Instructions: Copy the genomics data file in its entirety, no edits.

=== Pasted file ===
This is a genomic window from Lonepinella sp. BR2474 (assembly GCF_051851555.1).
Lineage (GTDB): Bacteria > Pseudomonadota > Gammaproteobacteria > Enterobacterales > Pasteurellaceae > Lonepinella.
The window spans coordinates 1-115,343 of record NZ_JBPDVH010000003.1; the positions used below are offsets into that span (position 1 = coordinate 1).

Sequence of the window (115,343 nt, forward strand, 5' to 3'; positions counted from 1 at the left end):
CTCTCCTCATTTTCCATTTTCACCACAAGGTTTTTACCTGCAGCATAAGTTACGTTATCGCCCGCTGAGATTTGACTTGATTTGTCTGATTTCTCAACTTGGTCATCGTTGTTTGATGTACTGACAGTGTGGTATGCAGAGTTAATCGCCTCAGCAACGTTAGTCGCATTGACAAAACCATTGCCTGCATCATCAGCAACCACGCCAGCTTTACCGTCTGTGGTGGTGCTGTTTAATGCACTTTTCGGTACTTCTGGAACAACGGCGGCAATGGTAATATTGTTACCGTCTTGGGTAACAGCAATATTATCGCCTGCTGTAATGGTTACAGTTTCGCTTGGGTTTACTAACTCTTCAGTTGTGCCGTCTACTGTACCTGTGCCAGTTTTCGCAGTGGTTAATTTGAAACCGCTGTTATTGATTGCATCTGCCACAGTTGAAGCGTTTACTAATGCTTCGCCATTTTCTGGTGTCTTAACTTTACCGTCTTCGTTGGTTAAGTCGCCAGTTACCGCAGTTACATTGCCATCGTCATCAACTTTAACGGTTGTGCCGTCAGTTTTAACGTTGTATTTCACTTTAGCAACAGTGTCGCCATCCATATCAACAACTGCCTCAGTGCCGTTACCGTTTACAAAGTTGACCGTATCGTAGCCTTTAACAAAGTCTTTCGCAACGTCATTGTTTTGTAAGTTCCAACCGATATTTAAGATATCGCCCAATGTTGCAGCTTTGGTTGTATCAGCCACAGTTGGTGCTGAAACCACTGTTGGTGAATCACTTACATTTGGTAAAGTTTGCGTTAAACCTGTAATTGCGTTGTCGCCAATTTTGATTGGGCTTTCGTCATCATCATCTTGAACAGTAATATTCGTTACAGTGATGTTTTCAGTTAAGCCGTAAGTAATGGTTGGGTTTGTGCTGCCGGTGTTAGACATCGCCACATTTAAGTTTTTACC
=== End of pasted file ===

This is a genomic window from Lonepinella sp. BR2474 (assembly GCF_051851555.1).
Lineage (GTDB): Bacteria > Pseudomonadota > Gammaproteobacteria > Enterobacterales > Pasteurellaceae > Lonepinella.
The window spans coordinates 1-115,343 of record NZ_JBPDVH010000003.1; the positions used below are offsets into that span (position 1 = coordinate 1).

Sequence of the window (115,343 nt, forward strand, 5' to 3'; positions counted from 1 at the left end):
CTCTCCTCATTTTCCATTTTCACCACAAGGTTTTTACCTGCAGCATAAGTTACGTTATCGCCCGCTGAGATTTGACTTGATTTGTCTGATTTCTCAACTTGGTCATCGTTGTTTGATGTACTGACAGTGTGGTATGCAGAGTTAATCGCCTCAGCAACGTTAGTCGCATTGACAAAACCATTGCCTGCATCATCAGCAACCACGCCAGCTTTACCGTCTGTGGTGGTGCTGTTTAATGCACTTTTCGGTACTTCTGGAACAACGGCGGCAATGGTAATATTGTTACCGTCTTGGGTAACAGCAATATTATCGCCTGCTGTAATGGTTACAGTTTCGCTTGGGTTTACTAACTCTTCAGTTGTGCCGTCTACTGTACCTGTGCCAGTTTTCGCAGTGGTTAATTTGAAACCGCTGTTATTGATTGCATCTGCCACAGTTGAAGCGTTTACTAATGCTTCGCCATTTTCTGGTGTCTTAACTTTACCGTCTTCGTTGGTTAAGTCGCCAGTTACCGCAGTTACATTGCCATCGTCATCAACTTTAACGGTTGTGCCGTCAGTTTTAACGTTGTATTTCACTTTAGCAACAGTGTCGCCATCCATATCAACAACTGCCTCAGTGCCGTTACCGTTTACAAAGTTGACCGTATCGTAGCCTTTAACAAAGTCTTTCGCAACGTCATTGTTTTGTAAGTTCCAACCGATATTTAAGATATCGCCCAATGTTGCAGCTTTGGTTGTATCAGCCACAGTTGGTGCTGAAACCACTGTTGGTGAATCACTTACATTTGGTAAAGTTTGCGTTAAACCTGTAATTGCGTTGTCGCCAATTTTGATTGGGCTTTCGTCATCATCATCTTGAACAGTAATATTCGTTACAGTGATGTTTTCAGTTAAGCCGTAAGTAATGGTTGGGTTTGTGCTGCCGGTGTTAGACATCGCCACATTTAAGTTTTTACC